I have applied the AWTGS to all hikes on this site after assessing each hike using my own logic and experience so that I can better inform you about the features and challenges of hiking trails, allowing you to gauge your suitability for a particular hike. If you are just starting out, start with grade 1-2 hikes and slowly build up from there.
Note: The hike grading icons and colours below have been created by me. Feel free to use the icons and descriptions for personal use. They are NOT to be reproduced for commercial purposes without visible acknowledgement and written permission from the copyright owner. Some unethical people have stolen these and are using them in printed publications and on their websites.
Suitable for people with a disability or wheelchair with assistance. No hiking experience required as trails have a flat even surface with no steps or steep sections. Hikes generally less than 5km.
Suitable for families with young children. No hiking experience required as trails have a harder compacted surface. Expect gentle hills and occasional steps. Hikes generally less than 10km.
Suitable for most ages and fitness levels. Hiking experience is recommended as trails may have short steep hill sections, rough surfaces and natural steps. Hikes generally less than 20km.
Suitable for experienced hikers as navigation and technical skills will be required. Trails will be long, rough and very steep with limited signage or navigation aids. Rock scrambling and river crossings may be required. Hikes generally less than 25km.
Suitable for highly experienced self-reliant hikers with specialised skills, including map and compass navigation and emergency first aid. Trails will be unmarked, long, very rough and very steep. Rock scrambling and river crossings may be required. Hikes generally greater than 25km.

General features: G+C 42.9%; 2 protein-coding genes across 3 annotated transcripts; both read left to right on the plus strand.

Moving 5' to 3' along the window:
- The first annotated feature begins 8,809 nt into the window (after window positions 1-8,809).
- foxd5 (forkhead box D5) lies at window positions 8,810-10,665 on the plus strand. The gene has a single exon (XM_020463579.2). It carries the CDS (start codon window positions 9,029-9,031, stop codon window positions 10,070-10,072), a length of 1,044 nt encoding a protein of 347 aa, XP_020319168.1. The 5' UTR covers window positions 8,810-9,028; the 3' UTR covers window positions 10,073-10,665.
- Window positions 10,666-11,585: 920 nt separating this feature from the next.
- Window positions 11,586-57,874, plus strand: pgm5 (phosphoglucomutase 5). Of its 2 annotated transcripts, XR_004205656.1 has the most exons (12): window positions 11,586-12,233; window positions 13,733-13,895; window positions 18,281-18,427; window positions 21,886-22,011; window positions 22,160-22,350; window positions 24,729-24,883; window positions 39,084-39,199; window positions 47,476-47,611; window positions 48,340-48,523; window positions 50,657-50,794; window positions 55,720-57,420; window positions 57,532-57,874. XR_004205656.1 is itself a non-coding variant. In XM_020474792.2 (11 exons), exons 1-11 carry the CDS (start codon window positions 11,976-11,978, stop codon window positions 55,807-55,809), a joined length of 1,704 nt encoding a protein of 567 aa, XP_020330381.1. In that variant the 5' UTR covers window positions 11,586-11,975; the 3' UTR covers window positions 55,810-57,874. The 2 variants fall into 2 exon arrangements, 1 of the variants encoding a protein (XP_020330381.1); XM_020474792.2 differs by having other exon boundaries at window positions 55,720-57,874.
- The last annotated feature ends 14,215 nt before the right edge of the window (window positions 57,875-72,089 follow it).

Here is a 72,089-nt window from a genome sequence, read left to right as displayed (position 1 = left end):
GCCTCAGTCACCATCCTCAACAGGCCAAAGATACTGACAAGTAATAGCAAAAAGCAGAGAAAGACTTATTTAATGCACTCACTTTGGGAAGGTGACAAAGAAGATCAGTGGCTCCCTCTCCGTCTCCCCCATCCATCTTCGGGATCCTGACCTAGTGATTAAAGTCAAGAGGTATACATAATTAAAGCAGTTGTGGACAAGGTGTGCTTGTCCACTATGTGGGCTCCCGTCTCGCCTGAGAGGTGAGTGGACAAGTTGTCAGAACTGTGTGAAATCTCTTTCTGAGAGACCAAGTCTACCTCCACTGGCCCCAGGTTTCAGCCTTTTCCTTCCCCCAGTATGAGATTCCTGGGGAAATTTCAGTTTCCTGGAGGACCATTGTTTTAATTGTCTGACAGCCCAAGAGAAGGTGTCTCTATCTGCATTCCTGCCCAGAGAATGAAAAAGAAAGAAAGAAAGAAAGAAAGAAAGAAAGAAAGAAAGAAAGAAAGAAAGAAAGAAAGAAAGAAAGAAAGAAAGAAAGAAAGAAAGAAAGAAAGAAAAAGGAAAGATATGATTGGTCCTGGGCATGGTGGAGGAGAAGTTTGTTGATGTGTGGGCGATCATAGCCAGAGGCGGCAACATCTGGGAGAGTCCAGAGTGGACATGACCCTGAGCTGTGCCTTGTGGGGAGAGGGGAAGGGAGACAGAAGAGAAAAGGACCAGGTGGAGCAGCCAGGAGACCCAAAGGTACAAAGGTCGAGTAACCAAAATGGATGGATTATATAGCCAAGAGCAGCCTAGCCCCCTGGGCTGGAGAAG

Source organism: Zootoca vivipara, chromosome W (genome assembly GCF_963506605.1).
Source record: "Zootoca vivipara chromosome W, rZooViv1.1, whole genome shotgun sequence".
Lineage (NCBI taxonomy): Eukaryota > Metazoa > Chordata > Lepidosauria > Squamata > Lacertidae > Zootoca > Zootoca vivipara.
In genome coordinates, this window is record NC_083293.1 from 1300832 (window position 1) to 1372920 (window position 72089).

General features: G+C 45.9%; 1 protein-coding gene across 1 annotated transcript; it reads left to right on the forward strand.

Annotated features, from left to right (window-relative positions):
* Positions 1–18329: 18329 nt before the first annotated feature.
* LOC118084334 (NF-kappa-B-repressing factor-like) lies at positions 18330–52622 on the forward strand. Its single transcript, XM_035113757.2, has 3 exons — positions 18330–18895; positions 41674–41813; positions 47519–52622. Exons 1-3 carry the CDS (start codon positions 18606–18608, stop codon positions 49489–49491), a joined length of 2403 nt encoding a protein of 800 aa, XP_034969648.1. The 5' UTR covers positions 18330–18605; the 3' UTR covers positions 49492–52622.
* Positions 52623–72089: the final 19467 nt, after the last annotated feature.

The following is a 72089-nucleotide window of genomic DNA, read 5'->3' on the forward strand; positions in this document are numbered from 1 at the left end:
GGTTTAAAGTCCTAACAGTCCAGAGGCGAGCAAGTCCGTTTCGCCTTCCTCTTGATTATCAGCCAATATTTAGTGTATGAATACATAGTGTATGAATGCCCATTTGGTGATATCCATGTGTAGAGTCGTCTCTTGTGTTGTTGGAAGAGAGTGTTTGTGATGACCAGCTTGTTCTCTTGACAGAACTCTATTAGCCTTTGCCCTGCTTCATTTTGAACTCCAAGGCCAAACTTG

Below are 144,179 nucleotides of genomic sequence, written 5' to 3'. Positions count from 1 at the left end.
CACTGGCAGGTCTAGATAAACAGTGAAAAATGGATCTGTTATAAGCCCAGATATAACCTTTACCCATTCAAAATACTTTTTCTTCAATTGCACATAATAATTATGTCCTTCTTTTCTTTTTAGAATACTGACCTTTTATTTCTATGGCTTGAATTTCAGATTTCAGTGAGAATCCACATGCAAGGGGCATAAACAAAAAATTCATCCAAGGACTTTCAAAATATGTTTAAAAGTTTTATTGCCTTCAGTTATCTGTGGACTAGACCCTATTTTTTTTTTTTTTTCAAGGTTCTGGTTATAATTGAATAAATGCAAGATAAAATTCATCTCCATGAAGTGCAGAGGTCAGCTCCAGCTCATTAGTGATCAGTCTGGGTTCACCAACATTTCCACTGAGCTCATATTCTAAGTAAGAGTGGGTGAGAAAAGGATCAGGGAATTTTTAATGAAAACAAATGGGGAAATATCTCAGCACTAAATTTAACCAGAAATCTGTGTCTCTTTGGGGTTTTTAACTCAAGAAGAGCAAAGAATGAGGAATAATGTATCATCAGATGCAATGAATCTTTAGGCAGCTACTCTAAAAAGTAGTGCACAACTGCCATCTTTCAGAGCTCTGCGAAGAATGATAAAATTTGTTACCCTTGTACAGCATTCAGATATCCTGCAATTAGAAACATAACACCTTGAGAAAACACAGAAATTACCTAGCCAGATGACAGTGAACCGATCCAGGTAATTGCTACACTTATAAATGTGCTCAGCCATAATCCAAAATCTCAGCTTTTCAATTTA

Disclaimer: All hikes on this site have been graded using a set of technical questions before applying the Trail Hiking Australia Grading System and not necessarily the official grade applied by land managers. As such I have used my own skills and experience in order to determine the most suitable grading. As with all hikes, read the description, assess your own ability and research the most suitable trail for you and your party. It is important to note that in some regions, such as the Alps, weather can have an impact on the trail grade. What may be a Grade Four hike in Spring will easily be a Grade Five hike in winter when the trails are covered with snow.
If you disagree with a grade, please get in touch to discuss this rather than rant on socials that ‘this isn’t a grade 4 I can do it easily so much be a grade 2. Please take the time to apply some form of logic before reaching out to dispute what is only a guideline.
How to Grade Walking Tracks using the Australian Walking Track Grading System
The grading system operates at two distinct tiers.
- A technical grading of the walk where the land manager determines the walk’s grade of difficulty using a set of technical questions based on the Australian Standard 2156.1-2001 Walking Tracks – Classification and Signage; and
- A ‘plain English language’ description to describe the walk to the public.
For more information about the Australian Walking Track Grading System, including user guide on how to grade a walking track using the new standard visit the Victorian Department of Environment and Primary Industries web site.